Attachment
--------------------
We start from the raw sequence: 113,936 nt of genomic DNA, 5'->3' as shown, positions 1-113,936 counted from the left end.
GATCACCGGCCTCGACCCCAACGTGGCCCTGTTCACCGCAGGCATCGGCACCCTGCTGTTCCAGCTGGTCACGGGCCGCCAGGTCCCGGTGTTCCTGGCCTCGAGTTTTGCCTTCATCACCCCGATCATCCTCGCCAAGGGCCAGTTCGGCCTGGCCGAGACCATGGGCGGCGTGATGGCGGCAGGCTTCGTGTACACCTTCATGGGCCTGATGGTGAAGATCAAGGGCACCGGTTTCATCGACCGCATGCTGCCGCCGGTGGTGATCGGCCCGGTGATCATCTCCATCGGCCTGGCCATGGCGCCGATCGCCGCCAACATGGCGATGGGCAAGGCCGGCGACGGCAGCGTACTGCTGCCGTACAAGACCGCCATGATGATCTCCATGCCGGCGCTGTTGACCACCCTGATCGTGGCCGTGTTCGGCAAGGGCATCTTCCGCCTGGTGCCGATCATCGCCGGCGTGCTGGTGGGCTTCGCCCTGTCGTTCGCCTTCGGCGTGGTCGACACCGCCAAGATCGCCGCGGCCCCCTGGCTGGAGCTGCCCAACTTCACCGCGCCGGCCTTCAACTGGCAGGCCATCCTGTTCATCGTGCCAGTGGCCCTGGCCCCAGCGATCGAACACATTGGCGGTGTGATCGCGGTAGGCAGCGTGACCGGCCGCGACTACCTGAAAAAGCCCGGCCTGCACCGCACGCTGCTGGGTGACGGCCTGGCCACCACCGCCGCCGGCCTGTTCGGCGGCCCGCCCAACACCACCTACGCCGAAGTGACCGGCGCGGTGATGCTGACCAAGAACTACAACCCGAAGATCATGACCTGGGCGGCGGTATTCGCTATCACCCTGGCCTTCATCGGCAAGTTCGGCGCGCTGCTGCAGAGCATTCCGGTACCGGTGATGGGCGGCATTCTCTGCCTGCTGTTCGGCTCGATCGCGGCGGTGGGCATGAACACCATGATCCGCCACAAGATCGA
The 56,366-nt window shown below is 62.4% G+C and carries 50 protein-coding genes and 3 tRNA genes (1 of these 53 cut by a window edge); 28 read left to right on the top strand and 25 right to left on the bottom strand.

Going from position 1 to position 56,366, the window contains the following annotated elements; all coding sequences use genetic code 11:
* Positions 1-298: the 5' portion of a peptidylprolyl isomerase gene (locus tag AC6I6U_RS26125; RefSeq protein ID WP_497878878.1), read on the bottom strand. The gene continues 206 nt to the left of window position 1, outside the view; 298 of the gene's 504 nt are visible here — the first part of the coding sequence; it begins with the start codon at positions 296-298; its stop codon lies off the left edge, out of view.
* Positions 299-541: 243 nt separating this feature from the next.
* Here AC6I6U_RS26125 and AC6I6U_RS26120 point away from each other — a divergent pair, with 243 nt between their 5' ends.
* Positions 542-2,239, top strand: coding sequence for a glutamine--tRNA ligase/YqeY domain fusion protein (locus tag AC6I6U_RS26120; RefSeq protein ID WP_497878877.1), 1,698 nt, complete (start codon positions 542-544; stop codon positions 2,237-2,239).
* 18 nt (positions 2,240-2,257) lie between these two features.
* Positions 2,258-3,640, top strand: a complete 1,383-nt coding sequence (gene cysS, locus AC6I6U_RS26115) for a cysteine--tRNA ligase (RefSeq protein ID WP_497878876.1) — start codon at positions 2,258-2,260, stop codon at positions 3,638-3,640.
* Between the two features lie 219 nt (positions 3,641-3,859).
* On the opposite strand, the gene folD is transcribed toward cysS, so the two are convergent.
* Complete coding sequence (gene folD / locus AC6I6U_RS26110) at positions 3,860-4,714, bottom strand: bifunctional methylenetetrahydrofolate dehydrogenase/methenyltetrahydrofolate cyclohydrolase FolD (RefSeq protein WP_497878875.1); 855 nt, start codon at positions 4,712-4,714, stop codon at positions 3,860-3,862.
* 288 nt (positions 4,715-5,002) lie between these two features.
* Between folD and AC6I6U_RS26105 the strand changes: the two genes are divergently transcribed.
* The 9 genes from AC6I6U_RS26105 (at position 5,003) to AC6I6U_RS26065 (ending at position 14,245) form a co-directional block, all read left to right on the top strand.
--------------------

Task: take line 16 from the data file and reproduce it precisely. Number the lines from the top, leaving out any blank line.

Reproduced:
* The 9 genes from AC6I6U_RS26105 (at position 5,003) to AC6I6U_RS26065 (ending at position 14,245) form a co-directional block, all read left to right on the top strand.